Do you remember when you were young and people used to ask you what you wanted to be when you grew up?
What did you say?
Recently a friend of mine told me that I was a ‘bridge’.
I have to admit, it is not the lofty profession I had aspired to as a child, or as a dreamy teenager. But when I thought about it, she was right. And here’s why.
I started working with a new client recently. A dynamic, smart, and creative woman, who is on the cusp of change. She knows she has no choice in the matter. She has exhausted herself, physically, emotionally and spiritually, looking after all the other people in her life. But now life is beckoning her to look after herself, and nurture her own dreams.
Her old mantras of “Leap and the bridge will appear” and “Feel the fear and do it anyway”, aren’t working anymore. Her body has dug it’s heels in and said “No way honey, I’m done with bungee jumping. I am tired, and I am sore, it’s time for change but I also need a change pace.”
Except she doesn’t know what a change of pace looks like and for the first time in a very long time, she is scared. Scared of failing, scared of succeeding, scared of stepping out, and scared of staying put, scared of not being able to pay her bills, and scared that she won’t get to be who she truly is in the world. Leaping is hard when you are frozen with fear.
That’s where I come in.
I am the bridge.
The structure providing passage over a chasm.
The bridge between frozen and fluid.
The bridge between fear and freedom.
The bridge between your old and new life.
Crossing the bridge is actually a rite of passage. The hero or heroines journey from one phase of our life to another. But we have forgotten our rites of passage, and as a result we have forgotten how to prepare ourselves emotionally and mentally for the transition. So we will often resist because we are afraid and because we don’t know what to do.
On occasion we might take a run at it and ‘grab the bull by the horns’, but often when we do, we arrive at the other side exhausted. And without having integrated the journey or learned the life lessons that we need to grow and move forward.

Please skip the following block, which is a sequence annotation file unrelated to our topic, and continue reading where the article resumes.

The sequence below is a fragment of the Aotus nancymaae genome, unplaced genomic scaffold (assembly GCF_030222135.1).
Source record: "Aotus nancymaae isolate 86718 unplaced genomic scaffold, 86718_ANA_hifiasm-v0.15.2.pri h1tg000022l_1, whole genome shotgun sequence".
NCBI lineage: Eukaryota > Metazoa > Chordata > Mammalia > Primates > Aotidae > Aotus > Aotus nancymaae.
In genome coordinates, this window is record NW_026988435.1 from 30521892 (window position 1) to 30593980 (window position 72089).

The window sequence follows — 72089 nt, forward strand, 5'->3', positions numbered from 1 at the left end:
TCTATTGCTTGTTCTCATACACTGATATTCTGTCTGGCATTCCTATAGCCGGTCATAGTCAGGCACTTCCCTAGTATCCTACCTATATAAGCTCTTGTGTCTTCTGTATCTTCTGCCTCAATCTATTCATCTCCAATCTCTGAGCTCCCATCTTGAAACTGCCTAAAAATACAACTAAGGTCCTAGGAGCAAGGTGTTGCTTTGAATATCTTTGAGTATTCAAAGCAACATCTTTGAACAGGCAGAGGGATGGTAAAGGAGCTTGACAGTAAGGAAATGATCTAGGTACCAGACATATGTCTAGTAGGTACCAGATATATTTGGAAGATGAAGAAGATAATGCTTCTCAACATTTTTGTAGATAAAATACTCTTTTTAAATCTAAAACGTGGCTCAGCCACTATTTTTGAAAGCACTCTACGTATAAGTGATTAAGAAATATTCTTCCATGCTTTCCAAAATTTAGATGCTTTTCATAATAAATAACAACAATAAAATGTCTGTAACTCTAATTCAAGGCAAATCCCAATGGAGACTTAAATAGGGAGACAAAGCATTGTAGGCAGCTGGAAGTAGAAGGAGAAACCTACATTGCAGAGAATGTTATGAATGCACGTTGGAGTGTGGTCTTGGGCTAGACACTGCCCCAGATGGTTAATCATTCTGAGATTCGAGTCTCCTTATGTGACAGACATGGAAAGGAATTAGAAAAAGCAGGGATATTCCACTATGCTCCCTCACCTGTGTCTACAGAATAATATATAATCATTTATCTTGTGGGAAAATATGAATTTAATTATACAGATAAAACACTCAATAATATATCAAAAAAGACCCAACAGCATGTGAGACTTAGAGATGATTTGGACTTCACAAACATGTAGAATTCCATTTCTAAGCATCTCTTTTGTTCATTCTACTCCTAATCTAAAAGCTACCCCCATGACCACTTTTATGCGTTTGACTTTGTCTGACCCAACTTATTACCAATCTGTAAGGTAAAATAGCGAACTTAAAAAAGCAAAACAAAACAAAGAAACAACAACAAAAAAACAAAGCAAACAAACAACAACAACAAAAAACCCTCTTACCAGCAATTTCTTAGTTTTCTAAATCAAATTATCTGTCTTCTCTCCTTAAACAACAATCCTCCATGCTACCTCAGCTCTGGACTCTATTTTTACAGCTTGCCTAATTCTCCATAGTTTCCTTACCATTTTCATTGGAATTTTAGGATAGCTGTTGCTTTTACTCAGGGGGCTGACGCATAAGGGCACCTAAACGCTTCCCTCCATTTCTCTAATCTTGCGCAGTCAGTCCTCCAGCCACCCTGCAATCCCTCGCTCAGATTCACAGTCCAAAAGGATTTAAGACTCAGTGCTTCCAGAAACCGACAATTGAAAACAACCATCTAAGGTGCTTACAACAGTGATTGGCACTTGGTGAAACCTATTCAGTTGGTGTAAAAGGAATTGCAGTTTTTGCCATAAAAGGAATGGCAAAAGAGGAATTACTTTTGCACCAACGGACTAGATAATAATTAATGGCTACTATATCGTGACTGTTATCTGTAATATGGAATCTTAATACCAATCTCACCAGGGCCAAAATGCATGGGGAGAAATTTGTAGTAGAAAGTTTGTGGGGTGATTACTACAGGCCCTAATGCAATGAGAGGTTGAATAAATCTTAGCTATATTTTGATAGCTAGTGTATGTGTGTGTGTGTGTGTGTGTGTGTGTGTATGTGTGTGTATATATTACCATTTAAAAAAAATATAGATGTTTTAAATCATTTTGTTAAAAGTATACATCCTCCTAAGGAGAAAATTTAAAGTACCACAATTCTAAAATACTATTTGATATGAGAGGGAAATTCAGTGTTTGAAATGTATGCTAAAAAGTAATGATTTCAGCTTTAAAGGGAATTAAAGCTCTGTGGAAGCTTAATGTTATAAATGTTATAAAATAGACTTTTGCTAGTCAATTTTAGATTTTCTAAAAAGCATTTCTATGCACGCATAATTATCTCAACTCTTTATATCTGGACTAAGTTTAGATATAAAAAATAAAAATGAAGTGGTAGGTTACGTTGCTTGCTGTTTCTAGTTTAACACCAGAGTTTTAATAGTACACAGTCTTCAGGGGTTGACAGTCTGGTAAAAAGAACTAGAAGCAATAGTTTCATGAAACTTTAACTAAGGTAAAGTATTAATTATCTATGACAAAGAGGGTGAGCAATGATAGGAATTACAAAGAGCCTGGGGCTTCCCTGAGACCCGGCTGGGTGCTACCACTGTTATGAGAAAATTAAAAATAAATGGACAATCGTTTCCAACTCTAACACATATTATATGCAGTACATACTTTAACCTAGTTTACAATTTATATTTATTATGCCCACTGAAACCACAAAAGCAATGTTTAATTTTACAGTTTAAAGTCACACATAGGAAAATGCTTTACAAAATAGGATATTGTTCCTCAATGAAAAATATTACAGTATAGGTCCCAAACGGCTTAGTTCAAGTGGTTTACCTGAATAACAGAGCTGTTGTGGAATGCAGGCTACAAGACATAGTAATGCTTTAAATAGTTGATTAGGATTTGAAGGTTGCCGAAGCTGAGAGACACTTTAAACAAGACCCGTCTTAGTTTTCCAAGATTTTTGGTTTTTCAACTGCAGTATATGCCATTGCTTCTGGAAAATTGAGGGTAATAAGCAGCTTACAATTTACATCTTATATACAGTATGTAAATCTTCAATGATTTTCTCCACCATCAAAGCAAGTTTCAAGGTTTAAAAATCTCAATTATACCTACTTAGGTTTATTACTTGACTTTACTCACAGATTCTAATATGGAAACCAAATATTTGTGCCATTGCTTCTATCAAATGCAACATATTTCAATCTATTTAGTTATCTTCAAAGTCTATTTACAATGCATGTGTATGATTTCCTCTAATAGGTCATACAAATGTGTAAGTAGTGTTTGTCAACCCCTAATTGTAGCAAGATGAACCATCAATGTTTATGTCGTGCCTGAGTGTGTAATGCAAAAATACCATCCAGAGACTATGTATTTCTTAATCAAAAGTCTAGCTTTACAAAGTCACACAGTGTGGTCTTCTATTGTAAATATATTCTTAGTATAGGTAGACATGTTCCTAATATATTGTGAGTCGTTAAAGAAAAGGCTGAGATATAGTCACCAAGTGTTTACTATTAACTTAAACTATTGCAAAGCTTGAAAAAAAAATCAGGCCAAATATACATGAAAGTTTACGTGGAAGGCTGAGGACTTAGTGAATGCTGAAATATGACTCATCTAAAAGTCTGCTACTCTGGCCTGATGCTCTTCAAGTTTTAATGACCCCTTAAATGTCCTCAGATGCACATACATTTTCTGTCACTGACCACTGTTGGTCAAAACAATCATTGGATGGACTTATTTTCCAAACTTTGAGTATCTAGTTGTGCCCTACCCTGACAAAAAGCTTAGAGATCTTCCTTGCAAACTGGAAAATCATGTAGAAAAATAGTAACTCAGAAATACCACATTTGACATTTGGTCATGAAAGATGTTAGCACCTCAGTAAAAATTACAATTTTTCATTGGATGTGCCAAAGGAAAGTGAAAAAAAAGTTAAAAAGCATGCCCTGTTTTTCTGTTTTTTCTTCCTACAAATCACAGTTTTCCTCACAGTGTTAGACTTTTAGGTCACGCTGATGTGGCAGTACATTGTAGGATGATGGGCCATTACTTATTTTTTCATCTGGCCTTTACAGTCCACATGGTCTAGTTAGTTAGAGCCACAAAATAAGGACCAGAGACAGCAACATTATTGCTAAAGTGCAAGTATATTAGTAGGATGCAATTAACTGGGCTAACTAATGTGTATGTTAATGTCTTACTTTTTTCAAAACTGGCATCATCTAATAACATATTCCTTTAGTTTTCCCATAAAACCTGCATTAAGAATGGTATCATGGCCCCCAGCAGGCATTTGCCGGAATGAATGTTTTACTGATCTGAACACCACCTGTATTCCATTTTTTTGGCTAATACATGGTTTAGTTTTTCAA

Sometimes it helps to take a ‘little and often’ approach. Making several trips across the bridge. Each time bringing a precious item that will support us so that we can lay down the foundation stones of our new life without going into overwhelm.
And sometimes we need a ‘slow and steady’ approach, putting one foot slowly and gently in front of the other and remembering to breathe every step of the way, until we get to the other side.
Whichever approach we take, crossing the bridge like all rites of passage is not without its challenges. There a few old wobbly boards where you might lose your footing. The bridge may sway a little in the wind, unsettling you and triggering those old stories of not being good enough, not being able to do it, ‘better the devil you know’ and all that good stuff. But they are only stories and with each step you take, you can begin to write a new one.
And then there are the trolls. The ones that live underneath the bridge, lurking in the shadows, waiting until you seem to be finding your footing and then out they come to knock you off course. They are very well versed in guilt, shame and knowing your hidden insecurities. I know exactly what to do with trolls. I invite them up onto the bridge for tea and scones so that they can air their grievances and then help you carry a few boxes over to the other side. Trolls like all of us just need a little love and attention, and a task to keep them busy so that they don’t get into mischief.
It is part of the constant unfolding evolution of life and yet we are rarely taught how to navigate those transitions. That is why we need a bridge to help us get to the other side.
I know the bridge well, I have walked it many times in my own life, I still walk it. That’s how I learned to be it for others. And the beautiful thing about crossing the bridge is that every time we do, we blossom. Our roots sink down deeper into the essence of who we are, which allows us to stop trying to be ‘someone’ and be our authentic incandescent self instead. Each time we cross the bridge we become more confident, more relaxed and more joyous. There is nothing more joyous that being yourself, it makes your soul and your heart sing.
So as we step into Samhain, the Celtic New Year, what is the old life that it might be time to leave behind, and how could you start taking those first tentative and gentle steps towards the new?
The older I get the more I understand that we don’t actually grow up, we grow into ourselves, like a puppy grows into its paws. I would love to hear who you are growing into. What is that desire that is smouldering inside of you? Let’s invite the Samhain fires to give it life, so that it can grow.
Much love from the mountain,
Catherine x x x